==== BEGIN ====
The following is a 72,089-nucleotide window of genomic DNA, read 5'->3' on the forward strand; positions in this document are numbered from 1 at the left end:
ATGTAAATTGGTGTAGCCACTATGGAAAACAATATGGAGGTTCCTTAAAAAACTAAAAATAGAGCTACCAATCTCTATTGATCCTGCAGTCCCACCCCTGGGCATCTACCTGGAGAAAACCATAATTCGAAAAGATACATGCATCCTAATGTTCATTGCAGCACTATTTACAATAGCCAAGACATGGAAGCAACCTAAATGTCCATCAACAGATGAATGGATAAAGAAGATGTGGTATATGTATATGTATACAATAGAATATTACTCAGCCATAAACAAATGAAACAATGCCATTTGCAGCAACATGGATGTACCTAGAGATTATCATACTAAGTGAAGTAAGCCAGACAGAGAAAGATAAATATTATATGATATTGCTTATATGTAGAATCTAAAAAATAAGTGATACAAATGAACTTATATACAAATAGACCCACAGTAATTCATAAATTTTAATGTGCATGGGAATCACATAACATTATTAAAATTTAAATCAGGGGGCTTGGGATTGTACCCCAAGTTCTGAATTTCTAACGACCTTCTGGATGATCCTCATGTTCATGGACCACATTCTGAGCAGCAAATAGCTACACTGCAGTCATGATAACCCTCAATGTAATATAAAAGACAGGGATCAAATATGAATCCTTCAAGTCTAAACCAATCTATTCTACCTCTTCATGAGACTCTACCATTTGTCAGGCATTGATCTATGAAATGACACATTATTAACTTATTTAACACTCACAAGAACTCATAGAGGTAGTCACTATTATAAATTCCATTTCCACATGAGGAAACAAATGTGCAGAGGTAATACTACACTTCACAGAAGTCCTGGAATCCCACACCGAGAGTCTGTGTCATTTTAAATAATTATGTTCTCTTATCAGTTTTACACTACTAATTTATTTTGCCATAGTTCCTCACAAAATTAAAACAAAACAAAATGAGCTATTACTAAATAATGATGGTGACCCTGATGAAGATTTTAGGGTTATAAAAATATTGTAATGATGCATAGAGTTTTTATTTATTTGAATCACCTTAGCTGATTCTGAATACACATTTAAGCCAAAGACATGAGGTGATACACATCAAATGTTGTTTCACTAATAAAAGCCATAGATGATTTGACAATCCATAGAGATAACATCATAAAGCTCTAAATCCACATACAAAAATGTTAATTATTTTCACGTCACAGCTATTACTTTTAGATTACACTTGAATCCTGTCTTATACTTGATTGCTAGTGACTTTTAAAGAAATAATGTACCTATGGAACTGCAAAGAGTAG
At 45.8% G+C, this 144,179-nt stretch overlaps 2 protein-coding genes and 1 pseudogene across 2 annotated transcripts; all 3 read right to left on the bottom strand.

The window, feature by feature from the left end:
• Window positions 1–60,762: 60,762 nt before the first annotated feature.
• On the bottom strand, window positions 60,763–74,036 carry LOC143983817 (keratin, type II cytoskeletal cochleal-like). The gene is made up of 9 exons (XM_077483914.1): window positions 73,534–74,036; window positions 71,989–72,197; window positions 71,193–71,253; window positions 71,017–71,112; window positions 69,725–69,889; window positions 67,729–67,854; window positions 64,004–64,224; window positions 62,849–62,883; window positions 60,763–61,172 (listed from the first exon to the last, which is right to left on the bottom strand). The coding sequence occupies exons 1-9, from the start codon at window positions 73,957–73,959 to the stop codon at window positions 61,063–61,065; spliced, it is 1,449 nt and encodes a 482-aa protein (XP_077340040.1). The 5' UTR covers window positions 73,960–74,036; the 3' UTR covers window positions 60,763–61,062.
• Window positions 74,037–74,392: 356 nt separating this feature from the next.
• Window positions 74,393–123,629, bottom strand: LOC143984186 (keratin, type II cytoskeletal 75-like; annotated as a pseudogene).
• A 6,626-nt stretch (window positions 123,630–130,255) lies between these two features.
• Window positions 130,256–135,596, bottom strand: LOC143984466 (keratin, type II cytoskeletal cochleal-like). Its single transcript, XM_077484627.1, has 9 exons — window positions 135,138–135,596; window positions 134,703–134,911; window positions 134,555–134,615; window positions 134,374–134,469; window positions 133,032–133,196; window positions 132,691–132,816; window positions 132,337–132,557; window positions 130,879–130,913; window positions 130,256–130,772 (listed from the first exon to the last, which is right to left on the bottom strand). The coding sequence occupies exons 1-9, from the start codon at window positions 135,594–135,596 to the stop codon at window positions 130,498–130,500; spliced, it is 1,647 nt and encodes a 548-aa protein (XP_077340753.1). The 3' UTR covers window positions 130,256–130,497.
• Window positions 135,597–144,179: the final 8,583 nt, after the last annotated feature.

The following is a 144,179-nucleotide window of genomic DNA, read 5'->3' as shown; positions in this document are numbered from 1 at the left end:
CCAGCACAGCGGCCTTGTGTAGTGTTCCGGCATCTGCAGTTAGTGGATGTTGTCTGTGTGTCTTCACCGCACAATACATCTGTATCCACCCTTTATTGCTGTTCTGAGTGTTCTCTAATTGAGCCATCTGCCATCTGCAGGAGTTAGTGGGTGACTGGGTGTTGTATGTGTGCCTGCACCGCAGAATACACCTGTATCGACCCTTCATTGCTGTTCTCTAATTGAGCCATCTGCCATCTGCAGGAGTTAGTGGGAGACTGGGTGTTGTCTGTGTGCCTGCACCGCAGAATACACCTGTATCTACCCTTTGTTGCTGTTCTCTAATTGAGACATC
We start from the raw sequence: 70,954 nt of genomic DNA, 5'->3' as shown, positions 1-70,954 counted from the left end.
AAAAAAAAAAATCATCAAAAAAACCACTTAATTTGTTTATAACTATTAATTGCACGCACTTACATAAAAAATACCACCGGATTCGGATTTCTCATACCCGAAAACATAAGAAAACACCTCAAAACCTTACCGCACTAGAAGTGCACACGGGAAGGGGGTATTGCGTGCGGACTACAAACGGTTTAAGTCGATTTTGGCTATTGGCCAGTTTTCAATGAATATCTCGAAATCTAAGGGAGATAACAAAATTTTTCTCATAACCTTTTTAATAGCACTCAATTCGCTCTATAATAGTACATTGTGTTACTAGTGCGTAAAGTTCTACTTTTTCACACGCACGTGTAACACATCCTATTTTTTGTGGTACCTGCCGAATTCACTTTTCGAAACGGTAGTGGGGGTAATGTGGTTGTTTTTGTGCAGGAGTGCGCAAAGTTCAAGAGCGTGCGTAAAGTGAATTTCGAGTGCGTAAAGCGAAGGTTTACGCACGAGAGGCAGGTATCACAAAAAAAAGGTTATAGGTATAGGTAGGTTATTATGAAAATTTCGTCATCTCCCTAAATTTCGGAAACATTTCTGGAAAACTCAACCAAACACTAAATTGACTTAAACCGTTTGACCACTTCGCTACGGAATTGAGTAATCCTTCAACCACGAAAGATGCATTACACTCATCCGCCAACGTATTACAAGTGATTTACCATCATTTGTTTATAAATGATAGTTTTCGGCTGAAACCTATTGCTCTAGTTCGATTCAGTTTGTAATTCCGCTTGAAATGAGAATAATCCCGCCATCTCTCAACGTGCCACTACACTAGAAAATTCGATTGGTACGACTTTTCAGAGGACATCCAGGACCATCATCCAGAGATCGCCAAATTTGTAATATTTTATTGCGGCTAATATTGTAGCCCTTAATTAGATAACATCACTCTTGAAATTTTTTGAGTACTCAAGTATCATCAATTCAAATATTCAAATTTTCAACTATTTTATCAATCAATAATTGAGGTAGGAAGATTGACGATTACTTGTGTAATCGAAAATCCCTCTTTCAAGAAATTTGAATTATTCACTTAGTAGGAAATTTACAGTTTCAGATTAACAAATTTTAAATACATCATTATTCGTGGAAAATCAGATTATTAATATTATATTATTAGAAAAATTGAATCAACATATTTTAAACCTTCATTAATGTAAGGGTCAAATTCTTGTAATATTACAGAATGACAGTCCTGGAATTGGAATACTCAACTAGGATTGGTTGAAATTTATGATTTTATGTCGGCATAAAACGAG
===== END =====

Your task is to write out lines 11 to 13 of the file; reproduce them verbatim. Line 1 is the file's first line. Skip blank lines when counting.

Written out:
• Window positions 135,597–144,179: the final 8,583 nt, after the last annotated feature.

The following is a 144,179-nucleotide window of genomic DNA, read 5'->3' as shown; positions in this document are numbered from 1 at the left end:
CCAGCACAGCGGCCTTGTGTAGTGTTCCGGCATCTGCAGTTAGTGGATGTTGTCTGTGTGTCTTCACCGCACAATACATCTGTATCCACCCTTTATTGCTGTTCTGAGTGTTCTCTAATTGAGCCATCTGCCATCTGCAGGAGTTAGTGGGTGACTGGGTGTTGTATGTGTGCCTGCACCGCAGAATACACCTGTATCGACCCTTCATTGCTGTTCTCTAATTGAGCCATCTGCCATCTGCAGGAGTTAGTGGGAGACTGGGTGTTGTCTGTGTGCCTGCACCGCAGAATACACCTGTATCTACCCTTTGTTGCTGTTCTCTAATTGAGACATC